Why Doesn’t NARSOL just move the conference from Texas?
We have received a number of inquires asking why we don’t cancel the conference in Houston and move it somewhere else in another state. Due to the fact that several messages have been received, we feel it’s important to respond. The consternation is due to a recent abortion restriction and other controversial laws that are now in effect in Texas. Since NARSOL is a non-partisan organization, our policy is that we refrain from taking a position on laws outside of our advocacy, which is criminal justice reform, and our focus, which is individuals and families harmed and marginalized by the sexual offense registry and sexual offense laws that are contrary to rehabilitation incentives.
It is impractical for us to move or cancel this event for a number of reasons. First, it is very difficult to find a venue that is affordable and also welcomes a group which is comprised of persons advocating for those on a sexual offense registry, a group which also includes those with a past sexual criminal conviction. Second, at this late date, it would be almost impossible to secure an alternate location that would so well accommodate us. Third, the hotel would impose a penalty on NARSOL which would be 90 percent of projected room revenue plus the minimum food and beverage tab, which is $5000.00. The combined amount we would owe would be more than $22,000.00. NARSOL does not believe our donors would be thrilled if we were so cavalier as to nonchalantly throw away more than $20,000.00 of their contributions.
NARSOL does not have the resources of the National Basketball Association (NBA) or the National Collegiate Athletic Association (NCAA) to be able to exert any significant influence on the state of Texas. We are aware that multiple Fortune 500 companies threatened to punish the state of Georgia when their legislature enacted a bathroom bill a few years ago. The pressure resulted in a veto of that bill by former governor Nathan Deal. A small organization such as NARSOL does not have anything approximating the leverage that the group of Fortune 500 companies brought to bear on the state of Georgia.
NARSOL believes it is important to focus on the positive attributes of our current venue. As with our first Houston conference in 2019, we have received a letter from the mayor of Houston welcoming us, along with positive comments about the work we do. He says that the city of Houston is “. . . welcoming and inclusive and supportive of efforts to reintegrate citizens who have paid their debts to society,” and he commends our “. . . restorative justice efforts on behalf of marginalized citizens.”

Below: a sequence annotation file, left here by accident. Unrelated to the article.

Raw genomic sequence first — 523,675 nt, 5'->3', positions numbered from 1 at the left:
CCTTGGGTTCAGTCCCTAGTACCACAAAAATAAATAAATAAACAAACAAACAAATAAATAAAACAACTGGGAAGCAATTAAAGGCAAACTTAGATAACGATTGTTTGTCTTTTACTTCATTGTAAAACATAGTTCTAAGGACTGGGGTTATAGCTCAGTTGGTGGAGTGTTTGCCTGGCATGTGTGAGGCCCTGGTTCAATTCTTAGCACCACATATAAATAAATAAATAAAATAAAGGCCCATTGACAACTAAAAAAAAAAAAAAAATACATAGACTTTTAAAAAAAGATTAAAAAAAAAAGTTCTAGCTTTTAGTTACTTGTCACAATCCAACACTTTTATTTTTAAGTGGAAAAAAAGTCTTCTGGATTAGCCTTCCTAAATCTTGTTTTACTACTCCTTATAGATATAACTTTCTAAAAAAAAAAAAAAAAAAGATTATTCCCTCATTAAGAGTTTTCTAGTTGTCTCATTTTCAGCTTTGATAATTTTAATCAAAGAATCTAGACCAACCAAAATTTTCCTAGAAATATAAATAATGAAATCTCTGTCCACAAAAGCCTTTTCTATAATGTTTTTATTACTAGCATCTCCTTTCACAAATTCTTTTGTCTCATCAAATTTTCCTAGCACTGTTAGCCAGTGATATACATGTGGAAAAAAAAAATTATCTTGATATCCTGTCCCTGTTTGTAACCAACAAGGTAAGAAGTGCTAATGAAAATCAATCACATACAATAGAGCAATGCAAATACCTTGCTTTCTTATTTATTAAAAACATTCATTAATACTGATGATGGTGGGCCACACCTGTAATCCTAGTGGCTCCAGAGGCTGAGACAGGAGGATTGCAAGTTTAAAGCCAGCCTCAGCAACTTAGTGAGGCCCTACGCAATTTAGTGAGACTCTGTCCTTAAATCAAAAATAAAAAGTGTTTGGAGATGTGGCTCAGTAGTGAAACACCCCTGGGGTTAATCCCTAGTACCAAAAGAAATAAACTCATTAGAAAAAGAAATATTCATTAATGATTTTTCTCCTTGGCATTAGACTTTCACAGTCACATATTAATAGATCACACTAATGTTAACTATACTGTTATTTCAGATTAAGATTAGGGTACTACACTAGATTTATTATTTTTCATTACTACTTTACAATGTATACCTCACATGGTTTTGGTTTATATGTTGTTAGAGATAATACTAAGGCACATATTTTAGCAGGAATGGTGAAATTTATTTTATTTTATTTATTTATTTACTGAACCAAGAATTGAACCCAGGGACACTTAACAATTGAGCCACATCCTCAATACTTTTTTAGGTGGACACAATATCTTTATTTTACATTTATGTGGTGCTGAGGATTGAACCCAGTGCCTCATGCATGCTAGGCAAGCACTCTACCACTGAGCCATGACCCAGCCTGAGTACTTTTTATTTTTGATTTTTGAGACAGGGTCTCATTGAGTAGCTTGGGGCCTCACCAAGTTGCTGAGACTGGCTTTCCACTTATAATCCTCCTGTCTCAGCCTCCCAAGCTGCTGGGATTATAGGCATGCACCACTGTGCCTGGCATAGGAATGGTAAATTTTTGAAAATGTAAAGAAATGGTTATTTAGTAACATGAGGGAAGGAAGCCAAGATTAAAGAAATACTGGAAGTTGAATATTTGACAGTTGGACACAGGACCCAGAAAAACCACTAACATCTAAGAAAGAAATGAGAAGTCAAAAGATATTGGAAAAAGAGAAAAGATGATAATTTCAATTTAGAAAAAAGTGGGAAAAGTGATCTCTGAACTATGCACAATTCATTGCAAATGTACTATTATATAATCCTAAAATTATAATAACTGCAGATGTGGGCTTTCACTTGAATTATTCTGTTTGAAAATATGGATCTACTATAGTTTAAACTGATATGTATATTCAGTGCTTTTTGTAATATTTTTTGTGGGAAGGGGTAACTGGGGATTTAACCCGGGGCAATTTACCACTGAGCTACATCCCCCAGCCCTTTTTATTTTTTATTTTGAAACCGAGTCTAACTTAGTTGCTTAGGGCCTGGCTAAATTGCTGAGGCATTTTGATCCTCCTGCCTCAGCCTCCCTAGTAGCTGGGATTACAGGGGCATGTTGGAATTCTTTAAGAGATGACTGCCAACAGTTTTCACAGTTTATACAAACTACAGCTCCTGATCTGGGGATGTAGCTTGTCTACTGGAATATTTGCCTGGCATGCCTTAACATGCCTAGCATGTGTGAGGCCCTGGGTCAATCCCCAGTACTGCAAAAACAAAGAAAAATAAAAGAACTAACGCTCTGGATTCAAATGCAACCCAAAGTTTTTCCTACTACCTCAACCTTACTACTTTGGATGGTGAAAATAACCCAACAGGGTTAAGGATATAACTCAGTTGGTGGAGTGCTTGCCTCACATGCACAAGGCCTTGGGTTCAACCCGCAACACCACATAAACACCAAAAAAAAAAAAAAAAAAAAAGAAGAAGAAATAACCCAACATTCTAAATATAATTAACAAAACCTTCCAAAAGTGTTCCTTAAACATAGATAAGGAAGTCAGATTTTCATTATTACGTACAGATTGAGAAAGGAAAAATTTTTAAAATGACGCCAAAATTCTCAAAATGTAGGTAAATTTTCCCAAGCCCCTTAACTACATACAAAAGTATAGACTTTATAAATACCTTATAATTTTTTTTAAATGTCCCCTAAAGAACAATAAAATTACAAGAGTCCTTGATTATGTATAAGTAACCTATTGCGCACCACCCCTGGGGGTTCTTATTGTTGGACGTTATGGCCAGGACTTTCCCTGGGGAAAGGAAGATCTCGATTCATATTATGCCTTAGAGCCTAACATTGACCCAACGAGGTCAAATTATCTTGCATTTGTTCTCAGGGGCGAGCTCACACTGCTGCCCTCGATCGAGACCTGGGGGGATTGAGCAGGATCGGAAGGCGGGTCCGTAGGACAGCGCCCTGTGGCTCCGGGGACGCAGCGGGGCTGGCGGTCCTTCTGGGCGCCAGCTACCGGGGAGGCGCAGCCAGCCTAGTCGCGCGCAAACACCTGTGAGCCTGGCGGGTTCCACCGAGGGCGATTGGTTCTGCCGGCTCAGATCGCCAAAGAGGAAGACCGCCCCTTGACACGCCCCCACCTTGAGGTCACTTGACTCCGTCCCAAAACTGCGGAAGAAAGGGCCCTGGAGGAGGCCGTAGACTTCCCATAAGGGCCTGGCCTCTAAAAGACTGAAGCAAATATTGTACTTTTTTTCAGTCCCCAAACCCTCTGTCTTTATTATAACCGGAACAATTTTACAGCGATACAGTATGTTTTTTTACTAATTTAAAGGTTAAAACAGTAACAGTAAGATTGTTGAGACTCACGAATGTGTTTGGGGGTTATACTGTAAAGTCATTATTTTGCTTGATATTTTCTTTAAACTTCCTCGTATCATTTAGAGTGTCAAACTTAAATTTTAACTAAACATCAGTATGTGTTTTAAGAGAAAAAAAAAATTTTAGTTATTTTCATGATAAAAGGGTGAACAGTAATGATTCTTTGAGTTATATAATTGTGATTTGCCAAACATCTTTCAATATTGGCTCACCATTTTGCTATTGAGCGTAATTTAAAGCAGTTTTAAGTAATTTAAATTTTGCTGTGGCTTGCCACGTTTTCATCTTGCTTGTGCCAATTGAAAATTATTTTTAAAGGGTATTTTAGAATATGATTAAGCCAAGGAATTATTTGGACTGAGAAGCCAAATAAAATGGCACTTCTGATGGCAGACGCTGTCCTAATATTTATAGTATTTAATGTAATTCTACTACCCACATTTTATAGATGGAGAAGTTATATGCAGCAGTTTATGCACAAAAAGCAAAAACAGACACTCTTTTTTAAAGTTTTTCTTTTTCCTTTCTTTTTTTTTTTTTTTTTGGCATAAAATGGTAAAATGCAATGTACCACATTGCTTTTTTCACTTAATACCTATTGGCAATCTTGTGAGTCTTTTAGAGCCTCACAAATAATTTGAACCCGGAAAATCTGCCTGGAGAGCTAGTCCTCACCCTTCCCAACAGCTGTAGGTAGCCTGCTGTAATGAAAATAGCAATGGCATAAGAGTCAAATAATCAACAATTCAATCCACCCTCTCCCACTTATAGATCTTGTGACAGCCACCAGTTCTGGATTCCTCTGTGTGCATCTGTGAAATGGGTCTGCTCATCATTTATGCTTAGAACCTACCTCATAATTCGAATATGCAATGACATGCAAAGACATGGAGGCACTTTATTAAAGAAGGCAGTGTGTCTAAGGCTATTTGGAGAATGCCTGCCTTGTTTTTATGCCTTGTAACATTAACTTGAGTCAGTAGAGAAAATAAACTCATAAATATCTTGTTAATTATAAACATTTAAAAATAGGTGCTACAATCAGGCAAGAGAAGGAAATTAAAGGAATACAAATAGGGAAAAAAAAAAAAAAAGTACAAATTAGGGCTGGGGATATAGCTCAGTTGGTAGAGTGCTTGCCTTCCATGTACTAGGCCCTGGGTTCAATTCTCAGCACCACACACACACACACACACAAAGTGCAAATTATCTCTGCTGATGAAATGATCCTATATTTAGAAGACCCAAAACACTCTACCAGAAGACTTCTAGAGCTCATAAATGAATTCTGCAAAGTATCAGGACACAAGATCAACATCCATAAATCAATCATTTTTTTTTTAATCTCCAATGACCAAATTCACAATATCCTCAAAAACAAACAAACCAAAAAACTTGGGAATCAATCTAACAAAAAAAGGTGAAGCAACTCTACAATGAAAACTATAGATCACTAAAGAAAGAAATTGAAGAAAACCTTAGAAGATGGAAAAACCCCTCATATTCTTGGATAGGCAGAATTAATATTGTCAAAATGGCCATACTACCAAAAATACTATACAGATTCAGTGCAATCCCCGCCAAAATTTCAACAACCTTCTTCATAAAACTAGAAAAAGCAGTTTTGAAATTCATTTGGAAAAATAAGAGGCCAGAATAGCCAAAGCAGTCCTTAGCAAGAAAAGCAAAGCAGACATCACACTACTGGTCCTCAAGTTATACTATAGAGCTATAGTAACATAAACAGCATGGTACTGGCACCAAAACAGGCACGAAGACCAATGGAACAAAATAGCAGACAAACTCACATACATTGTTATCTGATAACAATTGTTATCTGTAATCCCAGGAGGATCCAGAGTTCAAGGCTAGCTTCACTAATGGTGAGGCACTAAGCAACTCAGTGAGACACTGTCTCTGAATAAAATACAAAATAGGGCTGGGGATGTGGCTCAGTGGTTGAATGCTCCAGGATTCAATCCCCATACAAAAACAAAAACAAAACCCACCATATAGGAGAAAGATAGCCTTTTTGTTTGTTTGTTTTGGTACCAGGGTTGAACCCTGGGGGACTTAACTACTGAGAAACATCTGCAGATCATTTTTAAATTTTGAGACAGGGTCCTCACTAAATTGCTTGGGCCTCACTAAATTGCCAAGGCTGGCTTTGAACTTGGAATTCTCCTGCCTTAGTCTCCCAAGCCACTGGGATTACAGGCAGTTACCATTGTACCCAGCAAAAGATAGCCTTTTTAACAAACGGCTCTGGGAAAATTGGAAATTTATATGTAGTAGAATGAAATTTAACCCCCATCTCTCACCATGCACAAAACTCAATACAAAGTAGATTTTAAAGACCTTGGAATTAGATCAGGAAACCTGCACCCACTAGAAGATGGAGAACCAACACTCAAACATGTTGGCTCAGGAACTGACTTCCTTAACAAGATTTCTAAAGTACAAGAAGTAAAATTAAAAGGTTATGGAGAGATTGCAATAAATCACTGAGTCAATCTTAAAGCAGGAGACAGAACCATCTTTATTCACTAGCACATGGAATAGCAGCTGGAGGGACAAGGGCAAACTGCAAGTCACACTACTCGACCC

Additionally, the Marriott Hotel has been very gracious and accommodating to NARSOL, despite knowing the constituency we serve. They are undertaking some public relations risks by permitting us to use their venue for our conference. We have found that hotels that are as welcoming to us are few and far between.
While Texas may be seen as a state hostile to our advocacy, NARSOL’s first and one of our very strongest affiliated organizations, Texas Voices, is here. The advantages to having a conference in a state with a strong, active affiliate are too many to enumerate.
The most important reason for us to continue with the event is that we do not support the concept of collective punishment. It is not fair or reasonable to hold the entire state of Texas responsible for a law that by all accounts is not supported by the majority of the state’s residents. Most of the employees whose jobs involve serving us probably are as disappointed as anyone else that this decision made by a few is causing so much adverse publicity to them as well as threatening their livelihoods. They too have families who they are trying to support, and to punish them for something that is not of their doing is not consistent with NARSOL’s values.
Registration numbers for the conference are very strong. In fact, this may be a record setting attendance for us, despite the pandemic and concerns about the virus. NARSOL hopes that you will take everything into consideration and join us in Houston October 8-10.